Firstly, this is just media hype as there is no danger of backyard amateurs accidentally releasing genetically engineered organisms because they’re not producing them in the first place.

Secondly, I can say with complete certainty that no one is making a “synthetic organism” at home. There is a distinction between genetically modifying an existing organism and creating a synthetic organism from scratch. Whole institutes full of brilliant scientists with state-of-the-art equipment cannot make artificial life. (Although some are getting close – the J Craig Venter Institute has made some significant advances in this area.)

You’ve got nothing to worry about Simon.

5. ### orcotValued Senior Member

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So it would be imposible to make a mutant army with bad yogurt up in my attic?

7. ### AsguardKiss my dark sideValued Senior Member

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HR:
now now, alot of people ARE creating new forms of life

just look in there fridges

(yes, mine tends to be one of them on occasion

)

8. ### cosmictravelerBe kind to yourself always.Valued Senior Member

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Here's a new form of "life" that doesn't look so good!

9. ### CharonZRegistered Senior Member

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I would be surprised, if they were genuinely "new".
Beside the point that, as Hercules already showed extensively, the article in the OP is absolute BS, there is the question on how to define "new" life. Does every mutation makes a new life? In a Craig Venter institute (or whatever they are called right now) the claimed to did it, though in truth they just introduced a modified chromsome into an existing cell.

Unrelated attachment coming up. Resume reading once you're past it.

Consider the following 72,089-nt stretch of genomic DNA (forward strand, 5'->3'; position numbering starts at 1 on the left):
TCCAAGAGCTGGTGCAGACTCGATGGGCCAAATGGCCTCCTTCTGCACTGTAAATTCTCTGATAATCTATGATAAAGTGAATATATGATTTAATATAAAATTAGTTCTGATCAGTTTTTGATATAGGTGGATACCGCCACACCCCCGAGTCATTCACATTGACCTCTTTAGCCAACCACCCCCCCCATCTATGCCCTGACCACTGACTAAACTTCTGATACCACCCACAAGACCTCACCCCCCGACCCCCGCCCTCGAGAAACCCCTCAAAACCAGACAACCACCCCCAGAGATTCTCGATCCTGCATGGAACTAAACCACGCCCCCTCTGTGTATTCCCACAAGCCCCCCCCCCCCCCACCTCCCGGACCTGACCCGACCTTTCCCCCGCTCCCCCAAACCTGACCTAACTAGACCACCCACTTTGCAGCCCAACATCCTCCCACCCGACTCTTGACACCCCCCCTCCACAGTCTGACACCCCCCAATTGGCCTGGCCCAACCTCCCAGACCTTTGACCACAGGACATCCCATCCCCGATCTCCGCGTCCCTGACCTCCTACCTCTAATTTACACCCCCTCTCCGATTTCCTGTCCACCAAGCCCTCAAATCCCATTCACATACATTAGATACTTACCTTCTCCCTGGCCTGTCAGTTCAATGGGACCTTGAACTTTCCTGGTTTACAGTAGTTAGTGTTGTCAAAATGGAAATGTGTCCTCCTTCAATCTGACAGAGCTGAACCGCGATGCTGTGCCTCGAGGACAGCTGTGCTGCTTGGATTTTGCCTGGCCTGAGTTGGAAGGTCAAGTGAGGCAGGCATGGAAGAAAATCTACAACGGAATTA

Does a distinction like this make any sense at all and shouldn't it just be called a modified organism, rather than new life?

10. ### (Q)Encephaloid MartiniValued Senior Member

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Wow! I would've expected more from you, Simon, than falling hook, line and sinker for this.

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this is from the gal herself

http://www.p2pnet.net/story/17995

She is a writer.......... and is having fun

because they are like you, complacent

them 'whole institutes full of brilliant scientists' .....have no idea what life is upon mass.

12. ### RomanBannedBanned

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11,560
You're an alarmist.
Biologists have been tinkering with "genetic engineering" for the past hundred years.